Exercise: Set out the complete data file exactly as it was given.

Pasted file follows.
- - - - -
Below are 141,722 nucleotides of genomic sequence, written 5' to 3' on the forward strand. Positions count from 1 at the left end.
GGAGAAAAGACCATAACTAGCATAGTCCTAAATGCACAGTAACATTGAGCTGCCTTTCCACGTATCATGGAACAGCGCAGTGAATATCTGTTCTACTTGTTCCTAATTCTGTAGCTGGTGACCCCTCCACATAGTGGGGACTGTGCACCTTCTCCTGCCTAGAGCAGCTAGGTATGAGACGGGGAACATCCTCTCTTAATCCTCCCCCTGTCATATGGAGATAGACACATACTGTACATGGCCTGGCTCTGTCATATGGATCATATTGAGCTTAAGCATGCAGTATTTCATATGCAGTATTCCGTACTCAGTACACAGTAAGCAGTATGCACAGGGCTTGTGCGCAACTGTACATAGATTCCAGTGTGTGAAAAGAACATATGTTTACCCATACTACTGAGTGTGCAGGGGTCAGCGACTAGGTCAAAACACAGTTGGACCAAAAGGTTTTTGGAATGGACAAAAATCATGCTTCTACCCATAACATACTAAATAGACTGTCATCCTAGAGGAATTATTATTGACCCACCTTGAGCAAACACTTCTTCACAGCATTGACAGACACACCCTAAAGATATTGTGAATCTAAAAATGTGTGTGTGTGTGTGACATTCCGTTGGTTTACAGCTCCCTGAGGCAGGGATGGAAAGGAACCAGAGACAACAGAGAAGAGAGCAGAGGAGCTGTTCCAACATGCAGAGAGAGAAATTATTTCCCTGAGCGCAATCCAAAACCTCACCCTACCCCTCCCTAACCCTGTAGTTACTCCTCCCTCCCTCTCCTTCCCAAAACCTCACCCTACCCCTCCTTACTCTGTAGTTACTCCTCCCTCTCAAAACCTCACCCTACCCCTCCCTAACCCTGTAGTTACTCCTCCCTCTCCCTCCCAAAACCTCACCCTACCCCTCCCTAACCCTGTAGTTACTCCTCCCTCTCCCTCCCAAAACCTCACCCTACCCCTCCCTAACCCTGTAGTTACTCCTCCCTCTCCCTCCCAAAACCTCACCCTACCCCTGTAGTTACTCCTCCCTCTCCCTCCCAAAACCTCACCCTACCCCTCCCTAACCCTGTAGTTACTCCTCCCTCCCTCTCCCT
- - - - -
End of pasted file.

Below are 141,722 nucleotides of genomic sequence, written 5' to 3' on the forward strand. Positions count from 1 at the left end.
GGAGAAAAGACCATAACTAGCATAGTCCTAAATGCACAGTAACATTGAGCTGCCTTTCCACGTATCATGGAACAGCGCAGTGAATATCTGTTCTACTTGTTCCTAATTCTGTAGCTGGTGACCCCTCCACATAGTGGGGACTGTGCACCTTCTCCTGCCTAGAGCAGCTAGGTATGAGACGGGGAACATCCTCTCTTAATCCTCCCCCTGTCATATGGAGATAGACACATACTGTACATGGCCTGGCTCTGTCATATGGATCATATTGAGCTTAAGCATGCAGTATTTCATATGCAGTATTCCGTACTCAGTACACAGTAAGCAGTATGCACAGGGCTTGTGCGCAACTGTACATAGATTCCAGTGTGTGAAAAGAACATATGTTTACCCATACTACTGAGTGTGCAGGGGTCAGCGACTAGGTCAAAACACAGTTGGACCAAAAGGTTTTTGGAATGGACAAAAATCATGCTTCTACCCATAACATACTAAATAGACTGTCATCCTAGAGGAATTATTATTGACCCACCTTGAGCAAACACTTCTTCACAGCATTGACAGACACACCCTAAAGATATTGTGAATCTAAAAATGTGTGTGTGTGTGTGACATTCCGTTGGTTTACAGCTCCCTGAGGCAGGGATGGAAAGGAACCAGAGACAACAGAGAAGAGAGCAGAGGAGCTGTTCCAACATGCAGAGAGAGAAATTATTTCCCTGAGCGCAATCCAAAACCTCACCCTACCCCTCCCTAACCCTGTAGTTACTCCTCCCTCCCTCTCCTTCCCAAAACCTCACCCTACCCCTCCTTACTCTGTAGTTACTCCTCCCTCTCAAAACCTCACCCTACCCCTCCCTAACCCTGTAGTTACTCCTCCCTCTCCCTCCCAAAACCTCACCCTACCCCTCCCTAACCCTGTAGTTACTCCTCCCTCTCCCTCCCAAAACCTCACCCTACCCCTCCCTAACCCTGTAGTTACTCCTCCCTCTCCCTCCCAAAACCTCACCCTACCCCTGTAGTTACTCCTCCCTCTCCCTCCCAAAACCTCACCCTACCCCTCCCTAACCCTGTAGTTACTCCTCCCTCCCTCTCCCT